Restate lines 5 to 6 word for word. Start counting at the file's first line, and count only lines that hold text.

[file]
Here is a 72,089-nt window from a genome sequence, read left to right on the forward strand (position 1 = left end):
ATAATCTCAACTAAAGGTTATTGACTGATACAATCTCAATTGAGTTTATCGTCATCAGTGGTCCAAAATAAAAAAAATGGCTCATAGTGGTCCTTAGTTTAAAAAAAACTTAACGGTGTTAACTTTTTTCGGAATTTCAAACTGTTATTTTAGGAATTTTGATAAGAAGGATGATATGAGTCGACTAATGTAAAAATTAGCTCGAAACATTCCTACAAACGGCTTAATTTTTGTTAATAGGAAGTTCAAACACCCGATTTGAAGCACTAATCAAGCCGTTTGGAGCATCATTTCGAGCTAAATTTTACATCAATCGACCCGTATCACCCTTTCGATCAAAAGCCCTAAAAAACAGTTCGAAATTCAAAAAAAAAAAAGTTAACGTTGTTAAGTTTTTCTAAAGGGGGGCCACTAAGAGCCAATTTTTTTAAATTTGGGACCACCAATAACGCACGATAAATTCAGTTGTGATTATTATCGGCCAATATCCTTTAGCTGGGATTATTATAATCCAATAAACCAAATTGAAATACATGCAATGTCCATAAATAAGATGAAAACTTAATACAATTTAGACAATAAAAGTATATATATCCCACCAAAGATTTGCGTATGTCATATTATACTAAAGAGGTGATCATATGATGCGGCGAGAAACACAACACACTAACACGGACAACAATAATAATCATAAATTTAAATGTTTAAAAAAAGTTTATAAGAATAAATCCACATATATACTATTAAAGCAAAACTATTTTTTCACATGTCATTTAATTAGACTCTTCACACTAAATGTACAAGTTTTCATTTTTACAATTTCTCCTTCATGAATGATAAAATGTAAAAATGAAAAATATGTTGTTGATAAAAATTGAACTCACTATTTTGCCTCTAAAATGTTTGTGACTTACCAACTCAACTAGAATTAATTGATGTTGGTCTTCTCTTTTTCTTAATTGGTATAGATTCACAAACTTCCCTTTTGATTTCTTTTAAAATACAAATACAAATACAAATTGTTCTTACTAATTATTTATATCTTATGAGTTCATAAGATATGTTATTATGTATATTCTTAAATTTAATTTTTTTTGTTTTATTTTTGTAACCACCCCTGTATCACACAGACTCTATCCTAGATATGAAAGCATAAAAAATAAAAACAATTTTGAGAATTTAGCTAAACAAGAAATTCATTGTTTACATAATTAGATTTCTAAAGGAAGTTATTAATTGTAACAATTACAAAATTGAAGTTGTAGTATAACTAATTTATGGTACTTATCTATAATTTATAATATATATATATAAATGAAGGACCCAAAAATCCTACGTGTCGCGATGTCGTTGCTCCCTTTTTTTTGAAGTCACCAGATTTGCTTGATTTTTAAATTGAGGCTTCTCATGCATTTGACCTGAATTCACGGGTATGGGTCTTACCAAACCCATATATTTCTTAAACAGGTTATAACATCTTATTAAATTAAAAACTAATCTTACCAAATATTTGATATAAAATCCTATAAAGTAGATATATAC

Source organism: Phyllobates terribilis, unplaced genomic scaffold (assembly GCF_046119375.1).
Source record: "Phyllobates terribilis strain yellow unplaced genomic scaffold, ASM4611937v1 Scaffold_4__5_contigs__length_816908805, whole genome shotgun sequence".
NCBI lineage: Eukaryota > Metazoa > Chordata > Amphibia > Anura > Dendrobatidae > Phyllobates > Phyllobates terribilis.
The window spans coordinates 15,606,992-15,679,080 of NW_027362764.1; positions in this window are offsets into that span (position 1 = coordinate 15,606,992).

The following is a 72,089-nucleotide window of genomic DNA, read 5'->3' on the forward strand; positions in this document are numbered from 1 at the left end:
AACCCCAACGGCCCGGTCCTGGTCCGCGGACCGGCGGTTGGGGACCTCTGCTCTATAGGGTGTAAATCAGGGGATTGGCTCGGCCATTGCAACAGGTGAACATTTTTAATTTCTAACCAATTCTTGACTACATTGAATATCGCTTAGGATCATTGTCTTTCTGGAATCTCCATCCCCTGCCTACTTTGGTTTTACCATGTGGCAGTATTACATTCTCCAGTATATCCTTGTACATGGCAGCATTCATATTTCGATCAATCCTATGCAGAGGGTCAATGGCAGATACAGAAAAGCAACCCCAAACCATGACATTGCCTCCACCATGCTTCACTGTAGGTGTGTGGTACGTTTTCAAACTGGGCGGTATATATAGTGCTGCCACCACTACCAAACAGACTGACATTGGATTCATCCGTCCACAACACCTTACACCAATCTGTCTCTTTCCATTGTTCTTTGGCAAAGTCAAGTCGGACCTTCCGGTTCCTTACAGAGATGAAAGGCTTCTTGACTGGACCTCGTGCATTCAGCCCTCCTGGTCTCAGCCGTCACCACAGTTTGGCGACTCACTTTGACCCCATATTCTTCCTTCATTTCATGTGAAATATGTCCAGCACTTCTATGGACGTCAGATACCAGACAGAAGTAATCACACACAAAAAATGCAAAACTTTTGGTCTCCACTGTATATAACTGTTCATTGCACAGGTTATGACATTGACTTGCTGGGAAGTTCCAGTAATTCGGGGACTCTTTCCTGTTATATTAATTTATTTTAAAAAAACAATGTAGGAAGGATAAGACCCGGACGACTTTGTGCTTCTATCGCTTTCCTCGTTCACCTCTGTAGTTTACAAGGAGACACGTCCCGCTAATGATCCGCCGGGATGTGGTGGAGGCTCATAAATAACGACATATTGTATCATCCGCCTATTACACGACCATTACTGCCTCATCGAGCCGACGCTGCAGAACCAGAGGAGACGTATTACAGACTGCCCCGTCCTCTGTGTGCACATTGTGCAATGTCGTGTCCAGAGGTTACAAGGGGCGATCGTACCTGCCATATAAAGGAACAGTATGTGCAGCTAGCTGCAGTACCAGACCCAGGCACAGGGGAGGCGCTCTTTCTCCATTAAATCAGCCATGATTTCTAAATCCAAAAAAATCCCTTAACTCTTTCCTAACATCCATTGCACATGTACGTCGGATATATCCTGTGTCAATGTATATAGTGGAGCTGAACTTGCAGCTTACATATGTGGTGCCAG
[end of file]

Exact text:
NCBI lineage: Eukaryota > Metazoa > Chordata > Amphibia > Anura > Dendrobatidae > Phyllobates > Phyllobates terribilis.
The window spans coordinates 15,606,992-15,679,080 of NW_027362764.1; positions in this window are offsets into that span (position 1 = coordinate 15,606,992).